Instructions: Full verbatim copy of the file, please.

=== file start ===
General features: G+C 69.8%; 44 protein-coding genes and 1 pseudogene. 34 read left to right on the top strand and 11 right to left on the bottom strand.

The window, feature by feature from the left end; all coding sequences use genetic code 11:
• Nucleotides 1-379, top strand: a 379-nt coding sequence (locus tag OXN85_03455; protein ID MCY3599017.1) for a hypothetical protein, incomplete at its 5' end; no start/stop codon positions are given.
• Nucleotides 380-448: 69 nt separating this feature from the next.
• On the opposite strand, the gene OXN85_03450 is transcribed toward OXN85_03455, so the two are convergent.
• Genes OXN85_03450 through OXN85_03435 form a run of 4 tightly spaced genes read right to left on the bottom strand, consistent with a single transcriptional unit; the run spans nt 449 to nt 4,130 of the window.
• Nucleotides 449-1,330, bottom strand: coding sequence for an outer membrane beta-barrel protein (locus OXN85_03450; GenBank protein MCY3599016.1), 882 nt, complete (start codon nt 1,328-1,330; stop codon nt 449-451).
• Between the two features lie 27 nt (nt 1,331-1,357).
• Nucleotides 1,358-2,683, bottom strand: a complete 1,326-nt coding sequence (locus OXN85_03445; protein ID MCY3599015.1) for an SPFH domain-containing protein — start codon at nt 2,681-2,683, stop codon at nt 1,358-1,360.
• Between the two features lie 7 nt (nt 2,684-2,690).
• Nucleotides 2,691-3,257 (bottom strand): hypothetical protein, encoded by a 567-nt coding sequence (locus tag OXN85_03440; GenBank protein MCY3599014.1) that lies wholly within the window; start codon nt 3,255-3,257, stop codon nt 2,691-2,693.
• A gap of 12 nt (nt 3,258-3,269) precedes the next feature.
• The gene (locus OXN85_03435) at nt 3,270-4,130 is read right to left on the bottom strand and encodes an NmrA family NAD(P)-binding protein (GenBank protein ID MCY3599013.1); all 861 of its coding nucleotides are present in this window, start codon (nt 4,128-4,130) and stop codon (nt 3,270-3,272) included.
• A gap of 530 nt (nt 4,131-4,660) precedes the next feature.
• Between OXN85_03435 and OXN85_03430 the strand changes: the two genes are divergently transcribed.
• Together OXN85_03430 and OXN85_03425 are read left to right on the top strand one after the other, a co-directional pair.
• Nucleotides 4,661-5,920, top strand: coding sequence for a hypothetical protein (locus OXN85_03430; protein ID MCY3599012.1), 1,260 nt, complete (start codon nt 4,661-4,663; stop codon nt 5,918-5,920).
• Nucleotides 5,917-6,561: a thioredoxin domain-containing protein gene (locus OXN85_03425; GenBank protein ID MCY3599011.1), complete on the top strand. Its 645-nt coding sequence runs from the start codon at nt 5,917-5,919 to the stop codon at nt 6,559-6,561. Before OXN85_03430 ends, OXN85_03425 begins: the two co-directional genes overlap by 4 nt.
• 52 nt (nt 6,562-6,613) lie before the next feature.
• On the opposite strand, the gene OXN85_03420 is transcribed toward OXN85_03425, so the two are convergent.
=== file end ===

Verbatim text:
General features: G+C 69.8%; 44 protein-coding genes and 1 pseudogene. 34 read left to right on the top strand and 11 right to left on the bottom strand.

The window, feature by feature from the left end; all coding sequences use genetic code 11:
• Nucleotides 1-379, top strand: a 379-nt coding sequence (locus tag OXN85_03455; protein ID MCY3599017.1) for a hypothetical protein, incomplete at its 5' end; no start/stop codon positions are given.
• Nucleotides 380-448: 69 nt separating this feature from the next.
• On the opposite strand, the gene OXN85_03450 is transcribed toward OXN85_03455, so the two are convergent.
• Genes OXN85_03450 through OXN85_03435 form a run of 4 tightly spaced genes read right to left on the bottom strand, consistent with a single transcriptional unit; the run spans nt 449 to nt 4,130 of the window.
• Nucleotides 449-1,330, bottom strand: coding sequence for an outer membrane beta-barrel protein (locus OXN85_03450; GenBank protein MCY3599016.1), 882 nt, complete (start codon nt 1,328-1,330; stop codon nt 449-451).
• Between the two features lie 27 nt (nt 1,331-1,357).
• Nucleotides 1,358-2,683, bottom strand: a complete 1,326-nt coding sequence (locus OXN85_03445; protein ID MCY3599015.1) for an SPFH domain-containing protein — start codon at nt 2,681-2,683, stop codon at nt 1,358-1,360.
• Between the two features lie 7 nt (nt 2,684-2,690).
• Nucleotides 2,691-3,257 (bottom strand): hypothetical protein, encoded by a 567-nt coding sequence (locus tag OXN85_03440; GenBank protein MCY3599014.1) that lies wholly within the window; start codon nt 3,255-3,257, stop codon nt 2,691-2,693.
• A gap of 12 nt (nt 3,258-3,269) precedes the next feature.
• The gene (locus OXN85_03435) at nt 3,270-4,130 is read right to left on the bottom strand and encodes an NmrA family NAD(P)-binding protein (GenBank protein ID MCY3599013.1); all 861 of its coding nucleotides are present in this window, start codon (nt 4,128-4,130) and stop codon (nt 3,270-3,272) included.
• A gap of 530 nt (nt 4,131-4,660) precedes the next feature.
• Between OXN85_03435 and OXN85_03430 the strand changes: the two genes are divergently transcribed.
• Together OXN85_03430 and OXN85_03425 are read left to right on the top strand one after the other, a co-directional pair.
• Nucleotides 4,661-5,920, top strand: coding sequence for a hypothetical protein (locus OXN85_03430; protein ID MCY3599012.1), 1,260 nt, complete (start codon nt 4,661-4,663; stop codon nt 5,918-5,920).
• Nucleotides 5,917-6,561: a thioredoxin domain-containing protein gene (locus OXN85_03425; GenBank protein ID MCY3599011.1), complete on the top strand. Its 645-nt coding sequence runs from the start codon at nt 5,917-5,919 to the stop codon at nt 6,559-6,561. Before OXN85_03430 ends, OXN85_03425 begins: the two co-directional genes overlap by 4 nt.
• 52 nt (nt 6,562-6,613) lie before the next feature.
• On the opposite strand, the gene OXN85_03420 is transcribed toward OXN85_03425, so the two are convergent.